June 21, 2011
On September 21-22, renewable energy experts from across the globe will gather in Halifax for the Nova Scotia Feed-in Tariff Forum to discuss exciting new market opportunities opening up under Nova Scotia's Renewable Electricity Plan. The province is aiming to be a leader in renewable energy by committing to generate 25% of its electricity from renewable sources by 2015 from a current level of 13%.
This two-day conference will bring together developers, First Nations leaders, community power experts and scheme administrators to explore the opportunities and challenges under the province’s new Community Feed-in Tariff (COMFIT) and Competitive Bidding programs. Hon. Charlie Parker, Minister of Energy & Natural Resources and MLA for Pictou West, is confirmed to provide the opening keynote and administrators heading the COMFIT and Competitive Bidding programs will provide essential updates on these schemes.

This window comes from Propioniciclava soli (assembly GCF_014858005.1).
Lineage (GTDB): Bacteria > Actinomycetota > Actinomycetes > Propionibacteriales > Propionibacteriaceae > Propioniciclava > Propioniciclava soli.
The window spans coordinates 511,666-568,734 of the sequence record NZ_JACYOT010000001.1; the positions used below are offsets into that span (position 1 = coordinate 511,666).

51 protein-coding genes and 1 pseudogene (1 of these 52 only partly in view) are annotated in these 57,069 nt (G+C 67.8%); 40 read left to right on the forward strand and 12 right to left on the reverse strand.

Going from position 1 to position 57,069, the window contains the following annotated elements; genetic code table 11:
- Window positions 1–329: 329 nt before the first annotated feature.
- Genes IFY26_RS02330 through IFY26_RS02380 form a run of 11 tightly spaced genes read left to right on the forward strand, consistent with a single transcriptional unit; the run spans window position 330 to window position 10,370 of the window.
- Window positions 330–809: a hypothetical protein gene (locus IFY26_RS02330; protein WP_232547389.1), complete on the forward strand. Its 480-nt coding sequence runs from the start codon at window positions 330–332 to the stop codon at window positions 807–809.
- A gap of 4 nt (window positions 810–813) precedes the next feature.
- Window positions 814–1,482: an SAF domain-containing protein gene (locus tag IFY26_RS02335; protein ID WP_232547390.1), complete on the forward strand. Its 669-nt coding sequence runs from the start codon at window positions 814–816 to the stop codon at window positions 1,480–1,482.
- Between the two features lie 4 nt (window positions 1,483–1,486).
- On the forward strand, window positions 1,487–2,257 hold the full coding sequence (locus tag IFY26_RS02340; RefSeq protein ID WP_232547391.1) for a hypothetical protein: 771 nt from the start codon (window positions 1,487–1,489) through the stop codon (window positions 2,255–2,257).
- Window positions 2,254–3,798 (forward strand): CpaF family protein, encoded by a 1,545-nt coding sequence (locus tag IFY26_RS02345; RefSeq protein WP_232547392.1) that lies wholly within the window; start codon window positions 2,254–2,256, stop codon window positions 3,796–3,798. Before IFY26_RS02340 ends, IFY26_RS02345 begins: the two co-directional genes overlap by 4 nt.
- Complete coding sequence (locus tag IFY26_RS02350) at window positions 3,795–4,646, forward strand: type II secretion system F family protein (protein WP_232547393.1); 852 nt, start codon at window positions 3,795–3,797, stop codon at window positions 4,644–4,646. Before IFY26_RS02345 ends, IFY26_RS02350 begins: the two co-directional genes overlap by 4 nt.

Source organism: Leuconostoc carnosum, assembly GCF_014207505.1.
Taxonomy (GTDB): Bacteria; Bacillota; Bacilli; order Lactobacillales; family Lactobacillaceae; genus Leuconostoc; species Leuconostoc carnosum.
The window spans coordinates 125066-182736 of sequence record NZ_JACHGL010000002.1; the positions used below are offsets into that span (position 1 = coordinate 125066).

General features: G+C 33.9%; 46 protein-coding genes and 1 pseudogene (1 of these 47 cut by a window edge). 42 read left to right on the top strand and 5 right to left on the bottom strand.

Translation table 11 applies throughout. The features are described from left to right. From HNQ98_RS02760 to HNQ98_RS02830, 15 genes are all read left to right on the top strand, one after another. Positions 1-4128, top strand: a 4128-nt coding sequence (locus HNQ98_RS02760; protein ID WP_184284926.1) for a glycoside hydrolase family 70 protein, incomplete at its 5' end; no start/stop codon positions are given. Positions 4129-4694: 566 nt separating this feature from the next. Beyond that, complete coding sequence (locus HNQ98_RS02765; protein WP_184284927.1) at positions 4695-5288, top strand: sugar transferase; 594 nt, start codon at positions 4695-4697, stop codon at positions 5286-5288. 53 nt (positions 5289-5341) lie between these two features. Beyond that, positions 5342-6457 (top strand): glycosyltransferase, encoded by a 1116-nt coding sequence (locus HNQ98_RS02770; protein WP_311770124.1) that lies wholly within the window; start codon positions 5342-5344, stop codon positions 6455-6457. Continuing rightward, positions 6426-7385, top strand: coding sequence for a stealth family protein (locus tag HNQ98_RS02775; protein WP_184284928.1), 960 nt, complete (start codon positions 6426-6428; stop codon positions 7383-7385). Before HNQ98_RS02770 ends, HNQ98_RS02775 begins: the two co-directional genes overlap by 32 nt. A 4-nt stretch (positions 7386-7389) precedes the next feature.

The COMFIT combines local ownership with a traditional feed-in tariff market design, offering fixed rates for big wind (projects greater than 50 kW), small wind, biomass, tidal and hydro technologies. Projects must be 51% owned by community groups including municipalities, universities, First Nations, co-ops and Community Economic Development Investment Funds (CEDIFs).
The new competitive bidding process for medium to large projects in Nova Scotia has 600 GWh reserved to be split evenly between the province’s main utility, Nova Scotia Power (NSPI), and Independent Power Producers (IPPs)in the first phase. The province is appointing a Renewable Electricity Administrator (REA) to oversee the request for proposal (RFP) process.Together these programs open up exciting opportunities for renewable energy developers and suppliers to participate in the greening of this Atlantic province.
Along with informing attendees on these new renewable energy procurement strategies, the forum will offer unparalleled networking opportunities with developers and community power experts from around the world participating. It also offers the very latest updates in on new developments in regional transmission integration and wind export potential as well as practical advice on best practices in aboriginal and community engagement and areas for potential collaboration with First Nations.
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